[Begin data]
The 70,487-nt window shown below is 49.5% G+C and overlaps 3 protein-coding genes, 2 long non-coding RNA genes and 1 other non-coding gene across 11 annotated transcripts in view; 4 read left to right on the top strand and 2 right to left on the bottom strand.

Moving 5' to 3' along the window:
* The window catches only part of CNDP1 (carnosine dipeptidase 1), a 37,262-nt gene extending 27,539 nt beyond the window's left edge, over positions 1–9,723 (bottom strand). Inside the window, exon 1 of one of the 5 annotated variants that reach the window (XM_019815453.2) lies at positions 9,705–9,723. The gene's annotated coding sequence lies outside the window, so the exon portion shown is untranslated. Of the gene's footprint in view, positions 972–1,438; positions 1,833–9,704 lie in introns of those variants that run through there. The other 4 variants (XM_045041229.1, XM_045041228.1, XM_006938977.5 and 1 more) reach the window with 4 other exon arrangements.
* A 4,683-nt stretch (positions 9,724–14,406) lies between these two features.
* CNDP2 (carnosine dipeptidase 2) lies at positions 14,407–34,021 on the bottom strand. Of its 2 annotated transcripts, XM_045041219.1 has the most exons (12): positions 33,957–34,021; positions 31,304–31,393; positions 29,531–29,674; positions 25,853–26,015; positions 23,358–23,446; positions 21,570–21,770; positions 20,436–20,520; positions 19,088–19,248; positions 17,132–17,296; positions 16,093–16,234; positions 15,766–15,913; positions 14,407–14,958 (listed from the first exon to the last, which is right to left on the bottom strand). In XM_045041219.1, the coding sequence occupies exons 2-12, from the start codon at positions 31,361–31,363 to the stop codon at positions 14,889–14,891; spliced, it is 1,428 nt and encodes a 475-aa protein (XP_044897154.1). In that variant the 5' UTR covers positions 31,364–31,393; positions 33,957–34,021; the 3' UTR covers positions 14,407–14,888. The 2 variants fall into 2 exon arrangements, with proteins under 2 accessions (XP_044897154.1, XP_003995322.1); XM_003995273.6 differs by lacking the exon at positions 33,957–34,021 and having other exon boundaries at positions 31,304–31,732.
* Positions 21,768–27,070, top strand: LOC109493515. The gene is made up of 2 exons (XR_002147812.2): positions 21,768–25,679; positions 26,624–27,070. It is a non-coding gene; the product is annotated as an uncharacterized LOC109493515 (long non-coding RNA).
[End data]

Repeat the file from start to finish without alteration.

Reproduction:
The 70,487-nt window shown below is 49.5% G+C and overlaps 3 protein-coding genes, 2 long non-coding RNA genes and 1 other non-coding gene across 11 annotated transcripts in view; 4 read left to right on the top strand and 2 right to left on the bottom strand.

Moving 5' to 3' along the window:
* The window catches only part of CNDP1 (carnosine dipeptidase 1), a 37,262-nt gene extending 27,539 nt beyond the window's left edge, over positions 1–9,723 (bottom strand). Inside the window, exon 1 of one of the 5 annotated variants that reach the window (XM_019815453.2) lies at positions 9,705–9,723. The gene's annotated coding sequence lies outside the window, so the exon portion shown is untranslated. Of the gene's footprint in view, positions 972–1,438; positions 1,833–9,704 lie in introns of those variants that run through there. The other 4 variants (XM_045041229.1, XM_045041228.1, XM_006938977.5 and 1 more) reach the window with 4 other exon arrangements.
* A 4,683-nt stretch (positions 9,724–14,406) lies between these two features.
* CNDP2 (carnosine dipeptidase 2) lies at positions 14,407–34,021 on the bottom strand. Of its 2 annotated transcripts, XM_045041219.1 has the most exons (12): positions 33,957–34,021; positions 31,304–31,393; positions 29,531–29,674; positions 25,853–26,015; positions 23,358–23,446; positions 21,570–21,770; positions 20,436–20,520; positions 19,088–19,248; positions 17,132–17,296; positions 16,093–16,234; positions 15,766–15,913; positions 14,407–14,958 (listed from the first exon to the last, which is right to left on the bottom strand). In XM_045041219.1, the coding sequence occupies exons 2-12, from the start codon at positions 31,361–31,363 to the stop codon at positions 14,889–14,891; spliced, it is 1,428 nt and encodes a 475-aa protein (XP_044897154.1). In that variant the 5' UTR covers positions 31,364–31,393; positions 33,957–34,021; the 3' UTR covers positions 14,407–14,888. The 2 variants fall into 2 exon arrangements, with proteins under 2 accessions (XP_044897154.1, XP_003995322.1); XM_003995273.6 differs by lacking the exon at positions 33,957–34,021 and having other exon boundaries at positions 31,304–31,732.
* Positions 21,768–27,070, top strand: LOC109493515. The gene is made up of 2 exons (XR_002147812.2): positions 21,768–25,679; positions 26,624–27,070. It is a non-coding gene; the product is annotated as an uncharacterized LOC109493515 (long non-coding RNA).